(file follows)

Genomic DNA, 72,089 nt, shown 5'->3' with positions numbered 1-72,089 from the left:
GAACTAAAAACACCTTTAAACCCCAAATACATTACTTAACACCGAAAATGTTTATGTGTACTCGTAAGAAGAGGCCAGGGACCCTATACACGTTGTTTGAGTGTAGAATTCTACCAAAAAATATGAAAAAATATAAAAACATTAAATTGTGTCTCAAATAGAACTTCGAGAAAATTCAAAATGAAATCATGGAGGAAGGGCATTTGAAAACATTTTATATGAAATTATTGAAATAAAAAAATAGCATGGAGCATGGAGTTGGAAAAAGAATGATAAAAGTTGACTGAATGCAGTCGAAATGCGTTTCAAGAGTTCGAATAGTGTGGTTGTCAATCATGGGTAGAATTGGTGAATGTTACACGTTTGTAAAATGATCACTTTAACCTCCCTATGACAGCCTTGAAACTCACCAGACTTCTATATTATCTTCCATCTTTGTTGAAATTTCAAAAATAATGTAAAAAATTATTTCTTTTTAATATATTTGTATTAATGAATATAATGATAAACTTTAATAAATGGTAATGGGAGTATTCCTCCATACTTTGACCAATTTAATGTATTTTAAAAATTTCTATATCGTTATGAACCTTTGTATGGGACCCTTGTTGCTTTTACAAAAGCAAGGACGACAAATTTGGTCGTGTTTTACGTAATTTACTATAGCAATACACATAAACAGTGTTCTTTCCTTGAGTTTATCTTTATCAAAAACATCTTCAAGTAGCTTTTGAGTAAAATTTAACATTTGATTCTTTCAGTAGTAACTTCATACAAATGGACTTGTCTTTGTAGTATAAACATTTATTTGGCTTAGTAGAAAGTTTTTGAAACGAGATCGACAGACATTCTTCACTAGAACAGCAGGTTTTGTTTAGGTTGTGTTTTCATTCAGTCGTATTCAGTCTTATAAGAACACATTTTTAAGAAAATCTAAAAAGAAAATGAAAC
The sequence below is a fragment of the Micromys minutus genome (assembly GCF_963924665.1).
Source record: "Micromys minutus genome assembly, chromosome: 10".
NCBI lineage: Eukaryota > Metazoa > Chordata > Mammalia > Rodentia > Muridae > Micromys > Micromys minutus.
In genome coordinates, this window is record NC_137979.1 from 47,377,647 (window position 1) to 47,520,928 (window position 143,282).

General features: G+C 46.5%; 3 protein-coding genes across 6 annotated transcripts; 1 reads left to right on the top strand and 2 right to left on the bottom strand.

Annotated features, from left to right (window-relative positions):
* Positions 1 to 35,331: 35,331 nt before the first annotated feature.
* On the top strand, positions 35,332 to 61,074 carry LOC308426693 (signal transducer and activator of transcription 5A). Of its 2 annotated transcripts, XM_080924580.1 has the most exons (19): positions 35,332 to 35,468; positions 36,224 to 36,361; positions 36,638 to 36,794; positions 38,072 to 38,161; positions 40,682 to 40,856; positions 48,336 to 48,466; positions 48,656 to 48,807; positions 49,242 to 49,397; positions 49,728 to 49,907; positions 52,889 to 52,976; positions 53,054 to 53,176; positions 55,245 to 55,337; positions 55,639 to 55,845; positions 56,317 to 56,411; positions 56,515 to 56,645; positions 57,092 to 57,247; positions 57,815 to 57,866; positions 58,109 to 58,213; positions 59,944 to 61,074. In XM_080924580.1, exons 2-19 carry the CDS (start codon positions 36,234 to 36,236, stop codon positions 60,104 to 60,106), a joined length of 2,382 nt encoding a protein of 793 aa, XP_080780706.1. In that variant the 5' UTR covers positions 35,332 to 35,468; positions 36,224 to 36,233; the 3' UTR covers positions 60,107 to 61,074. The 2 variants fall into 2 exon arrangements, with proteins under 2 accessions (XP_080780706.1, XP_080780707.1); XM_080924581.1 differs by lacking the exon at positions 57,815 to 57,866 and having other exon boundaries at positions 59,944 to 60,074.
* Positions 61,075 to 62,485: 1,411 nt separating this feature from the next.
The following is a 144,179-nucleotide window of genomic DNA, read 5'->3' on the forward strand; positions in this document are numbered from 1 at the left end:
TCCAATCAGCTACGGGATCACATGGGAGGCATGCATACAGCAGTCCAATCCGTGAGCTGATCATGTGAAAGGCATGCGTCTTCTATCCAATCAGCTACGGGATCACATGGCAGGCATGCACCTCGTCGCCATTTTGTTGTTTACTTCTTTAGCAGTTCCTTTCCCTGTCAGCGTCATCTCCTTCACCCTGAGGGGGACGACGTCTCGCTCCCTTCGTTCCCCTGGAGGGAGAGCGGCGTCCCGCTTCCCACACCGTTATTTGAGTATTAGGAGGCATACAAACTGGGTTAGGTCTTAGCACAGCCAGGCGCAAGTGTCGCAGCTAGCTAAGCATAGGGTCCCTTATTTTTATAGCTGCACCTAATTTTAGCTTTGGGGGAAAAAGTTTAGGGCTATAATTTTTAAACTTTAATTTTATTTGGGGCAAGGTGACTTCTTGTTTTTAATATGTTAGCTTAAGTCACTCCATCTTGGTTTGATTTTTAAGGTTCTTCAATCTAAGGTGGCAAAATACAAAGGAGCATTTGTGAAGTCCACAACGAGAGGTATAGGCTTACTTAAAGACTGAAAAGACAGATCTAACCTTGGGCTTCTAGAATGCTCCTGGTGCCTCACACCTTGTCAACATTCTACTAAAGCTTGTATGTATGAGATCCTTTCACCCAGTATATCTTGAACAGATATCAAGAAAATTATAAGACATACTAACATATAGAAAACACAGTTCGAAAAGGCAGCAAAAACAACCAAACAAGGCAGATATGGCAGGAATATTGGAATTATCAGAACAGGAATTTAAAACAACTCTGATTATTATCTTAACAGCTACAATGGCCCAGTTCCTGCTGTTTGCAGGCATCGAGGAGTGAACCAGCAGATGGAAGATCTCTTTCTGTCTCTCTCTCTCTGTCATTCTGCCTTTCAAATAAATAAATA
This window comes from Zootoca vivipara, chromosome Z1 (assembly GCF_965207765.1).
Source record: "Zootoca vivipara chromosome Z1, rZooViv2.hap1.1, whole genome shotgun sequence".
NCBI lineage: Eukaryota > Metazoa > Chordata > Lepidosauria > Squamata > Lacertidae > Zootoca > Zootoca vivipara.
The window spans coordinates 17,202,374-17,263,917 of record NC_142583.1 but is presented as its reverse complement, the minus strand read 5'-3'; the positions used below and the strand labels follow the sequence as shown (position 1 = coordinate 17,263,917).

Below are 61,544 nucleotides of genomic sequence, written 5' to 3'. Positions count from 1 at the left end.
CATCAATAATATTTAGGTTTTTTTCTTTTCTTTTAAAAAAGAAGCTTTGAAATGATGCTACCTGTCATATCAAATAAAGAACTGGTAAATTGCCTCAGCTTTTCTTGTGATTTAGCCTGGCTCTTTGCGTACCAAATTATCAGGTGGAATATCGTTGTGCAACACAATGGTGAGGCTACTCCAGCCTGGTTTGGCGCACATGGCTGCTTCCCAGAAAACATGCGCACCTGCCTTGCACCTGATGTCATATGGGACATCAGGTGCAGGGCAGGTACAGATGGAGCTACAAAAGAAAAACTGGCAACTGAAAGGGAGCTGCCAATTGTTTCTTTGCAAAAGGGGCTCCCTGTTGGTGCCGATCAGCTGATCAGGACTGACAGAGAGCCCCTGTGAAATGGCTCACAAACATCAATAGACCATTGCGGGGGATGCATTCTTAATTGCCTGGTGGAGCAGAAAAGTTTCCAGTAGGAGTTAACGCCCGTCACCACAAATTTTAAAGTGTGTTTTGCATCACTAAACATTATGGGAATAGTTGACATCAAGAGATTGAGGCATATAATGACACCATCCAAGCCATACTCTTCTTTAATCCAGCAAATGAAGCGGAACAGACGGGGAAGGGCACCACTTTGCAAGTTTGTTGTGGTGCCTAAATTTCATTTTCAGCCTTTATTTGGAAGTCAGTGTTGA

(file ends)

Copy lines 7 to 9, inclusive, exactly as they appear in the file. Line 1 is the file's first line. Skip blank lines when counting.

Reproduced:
General features: G+C 46.5%; 3 protein-coding genes across 6 annotated transcripts; 1 reads left to right on the top strand and 2 right to left on the bottom strand.

Annotated features, from left to right (window-relative positions):
* Positions 1 to 35,331: 35,331 nt before the first annotated feature.